Self-cutting is rarely a one-off event and its addictive nature means that it cannot be halted easily. Like most addictions, cutting induces physical and psychological gratification.
Cutting through layers of meaning
It is commonly assumed that people who cut themselves repeatedly with no suicidal intention are communicating feelings such as violent anger, hatred, distress, loneliness, shame or guilt to others. Reder et al (1991) propose that it is primarily an interpersonal transmission that one is in crisis, 'This is how bad I feel'. This view is validated in certain contexts, such as psychiatric inpatient and prison environments, as well as when the purpose of the injury is to manipulate, blackmail or deliberately offend others. However, labelling all self-mutilating acts as 'attention-seeking' or cries for help can be trivialising, superficial and unfair.
Self-inflicted cuts are frequently hidden from view and performed in private (Roy, 1978) and many studies suggest that the overriding meaning is self-reflective. Experiences of dissociation are commonly relieved through cutting, which makes the person feel 'real', alive and grounded in the moment, terminating feelings of detachment (Solomon and Farrand, 1996; Barstow, 1995; Tantum and Whittaker, 1992; Allen, 1995).
Cutting as an expression of self-hatred or anger against the body is also a recurrent theme. This can be understood in the context of the high proportion of sexually abused people who self-injure. In this sense, injuring the body is reminiscent of ancient and diverse cultural practices used as punishment to atone sin. In particular blood-letting is often referred to as purifying. Many cutters report that seeing the blood and feeling its warmth is the sensual highlight of the experience.
Self-harm can also be a way of controlling relationships and the ambivalent feelings they arouse; it distances others and allows individuals to protect themselves against rejection (Lemma, 1996). The sense of control borne from cutting may also be linked to feelings of security reported by regular cutters (Favazza, 1989).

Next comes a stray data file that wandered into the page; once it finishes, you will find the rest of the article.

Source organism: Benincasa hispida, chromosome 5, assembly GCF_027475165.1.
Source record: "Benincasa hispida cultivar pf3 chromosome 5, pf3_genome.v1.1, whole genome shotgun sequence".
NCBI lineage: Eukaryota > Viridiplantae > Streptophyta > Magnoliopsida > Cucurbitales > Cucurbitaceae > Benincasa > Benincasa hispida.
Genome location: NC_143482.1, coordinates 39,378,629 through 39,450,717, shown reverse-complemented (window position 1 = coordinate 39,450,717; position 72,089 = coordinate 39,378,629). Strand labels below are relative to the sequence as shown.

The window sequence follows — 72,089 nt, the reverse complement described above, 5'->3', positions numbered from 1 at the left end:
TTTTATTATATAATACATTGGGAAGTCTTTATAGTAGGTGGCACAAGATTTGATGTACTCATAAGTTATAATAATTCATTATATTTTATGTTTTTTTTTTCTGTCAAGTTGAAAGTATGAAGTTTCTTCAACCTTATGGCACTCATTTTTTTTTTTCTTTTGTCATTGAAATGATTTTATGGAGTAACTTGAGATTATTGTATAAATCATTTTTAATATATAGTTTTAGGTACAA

Biological causes of self-harm
Some researchers have concentrated on the biological aspects of self-injury. Van der Kolk et al (1991) propose that a biological predisposition can be set up by early experience and maltreatment. It is also suggested that self-mutilation is a form of self-medication, because cutting causes endorphins to be released, providing analgesia, reducing anxiety and decreasing dysphoria (Favazza, 1989).
Some researchers propose that some people have impaired opiate systems and need to externally simulate the release of opiates in order to feel emotionally balanced. Winchel and Stanley (1991) found the exact relationship to be unclear, but favour the theory that self-injury is a disorder of impulse control caused by impaired serotonin levels. Recent biological research supports the hypothesis that repetitive self-cutters have an increased serotonergic hypofunctioning (Simeon, 1992; Herpertz et al, 1997; Loughrey et al, 1997). Such findings have led to the administration of serotonin reuptake inhibitors to repetitive cutters (Favazza, 1998).
The erotic associations of recurrent self-harm have been discussed in the psychoanalytical literature. The combined sensations of pleasure and pain may relate to early experiences of sexual abuse. The element of control in cutting and the ensuing relief of tension can be seen as auto-erotic, and similar to orgasm following masturbation. One survey of adolescent girls with mental disorders found that many equated the experience of cutting to orgasm (Ross and McKay, 1978).
Daldin (1988) proposes that cutting represents a self-stimulating masturbatory activity, involving both sexual gratification and punishment for the impulse to self-stimulate. He highlights the fact that the onset of cutting during adolescence is linked to the importance of masturbation during this phase of development. The perceived deviant nature of self-harm and the secrecy around it may also add to its erotic component.
Alvarez (1997) suggests that an erotic association may become a secondary motivation for cutting. She proposes that its original motive may have been some attempt to solve an unconscious internal problem but, over time, the person may begin to cut even when not particularly distressed, and thus self-cutting may become exciting and gather sexual associations. Alvarez (1997) also notes that some people who self-harm want others, typically a therapist, to know that they enjoy hurting themselves.
Repetitive self-cutting should be taken seriously, as it demonstrates psychic pain and could be a prelude to suicide. It is imperative that health care professionals move away from accepting such behaviour as chronic and attention-seeking, and towards a sensitive and empathic understanding of people who self-harm.